My Student Has Chosen To Pursue Music As A Career. ARE WE SCREWED?
We want to thank Dwight Heckelman for his guest blog. Dwight D. Heckelman has over 20 years experience in nearly every facet of the music industry. In 2005, he left the corporate world for academia. He served as the Career Development and Job Recruitment Coordinator at the prestigious Berklee College of Music. From 2009 to July 2022, Dwight performed as the Founder and Director of GROOVE U. Sadly, GROOVE U did not survive COVID’s impact and closed in July 2022.
My Student Has Chosen To Pursue Music As A Career. ARE WE SCREWED?
Bottom line? No. The music industry contributes roughly $143 billion to the state GDP each year with over 1.9 million jobs supported in the United States alone. It’s a big industry and it’s growing on a global level. Pursuing music as a career doesn’t have to be a gamble!
But what kind of jobs are available to my student?
There are three branches of the music industry in which revenue is generated:
- Live Concerts + Touring
- Record Labels
- Publishing + Licensing
Within each of these branches are hundreds of creatives, technical and business professionals working behind the scenes to bring the digital world of multi-media to consumers on a daily basis. Instead of thinking about where you purchase music, think of it in terms of where and how you consume music. What would Stranger Things be without the eerie soundtrack and sound effects? Only half of us would continue to watch the Super Bowl without the half-time show, and commercials – both which have music as a key component.
But what if my student just isn’t a guitar prodigy?
The music industry is not a talent-driven industry.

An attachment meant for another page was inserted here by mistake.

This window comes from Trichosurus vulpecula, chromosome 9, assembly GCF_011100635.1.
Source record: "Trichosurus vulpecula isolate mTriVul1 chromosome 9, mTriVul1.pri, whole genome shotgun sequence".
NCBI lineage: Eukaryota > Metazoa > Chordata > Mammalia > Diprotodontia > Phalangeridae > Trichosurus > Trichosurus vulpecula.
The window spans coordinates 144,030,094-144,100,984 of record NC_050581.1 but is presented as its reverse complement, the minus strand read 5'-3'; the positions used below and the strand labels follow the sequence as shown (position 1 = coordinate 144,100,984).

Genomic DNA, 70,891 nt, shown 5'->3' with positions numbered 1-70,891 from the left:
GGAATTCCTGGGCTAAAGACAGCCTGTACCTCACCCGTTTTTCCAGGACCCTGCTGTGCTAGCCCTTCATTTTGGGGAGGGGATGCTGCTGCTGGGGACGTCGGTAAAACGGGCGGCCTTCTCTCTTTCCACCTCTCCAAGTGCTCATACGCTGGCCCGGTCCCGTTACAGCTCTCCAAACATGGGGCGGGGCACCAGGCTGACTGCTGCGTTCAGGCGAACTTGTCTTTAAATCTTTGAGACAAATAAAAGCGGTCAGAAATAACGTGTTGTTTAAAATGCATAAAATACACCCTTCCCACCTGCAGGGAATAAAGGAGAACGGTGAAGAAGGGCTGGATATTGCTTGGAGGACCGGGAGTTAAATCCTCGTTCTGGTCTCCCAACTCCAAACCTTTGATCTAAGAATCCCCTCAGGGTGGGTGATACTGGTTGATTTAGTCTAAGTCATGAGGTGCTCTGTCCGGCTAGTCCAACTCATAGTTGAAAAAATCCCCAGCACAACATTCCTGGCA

You probably determined that for yourself if you turned on your radio this week. That’s not to state that everyone you hear on the radio doesn’t possess talent, but rather that talent is not the determining factor in success.
So if it’s not talent driven….it must be degree driven?
No. The music industry is a relationship-driven industry.
You may have already heard the tired axiom, “It’s not what you know, but who you know.” Certainly, as it pertains to the music industry that statement holds true. The factor driving the decision making process in the music industry is the number and quality of the relationships between those individuals involved in making that decision.
So…uh…how does my student make relationships? What if they’re an introvert?
The number one question of any potential college enrollee in a music industry program should be, “What is this program doing to help me make relationships with music industry professionals?”
When a student chooses to enroll in a college music industry program, s/he is doing so from outside the music industry seeking a pathway to inside the music industry. A student will never transition from an “outside” hobbyist to an “inside” professional unless the college actively facilitates the student in creating numerous, quality relationships.
What should the college be doing?
The college should be thinking globally and acting locally on behalf of the student. Which is to say under the guidance of instructors, students need to conduct class projects with local businesses and organizations on a regular basis. The college should also create events that attract music community participation.
The college should take students to events where the global music industry community comes together — events such as South-by-Southwest (SXSW) music, film, and interactive festival. There is nothing like an immersive experience with 15,000+ other music industry professionals and 2,500+ emerging artists to compel a student to successfully network. The college should vet quality events, integrate them fully into the curriculum for all students enrolled in the program, required attendance as part of the curriculum and include it with tuition.
Additionally, the college must bring in industry professionals in small settings to meet and speak with its students. A small-by-design program is necessary if students are to have meaningful interactions with music industry professionals.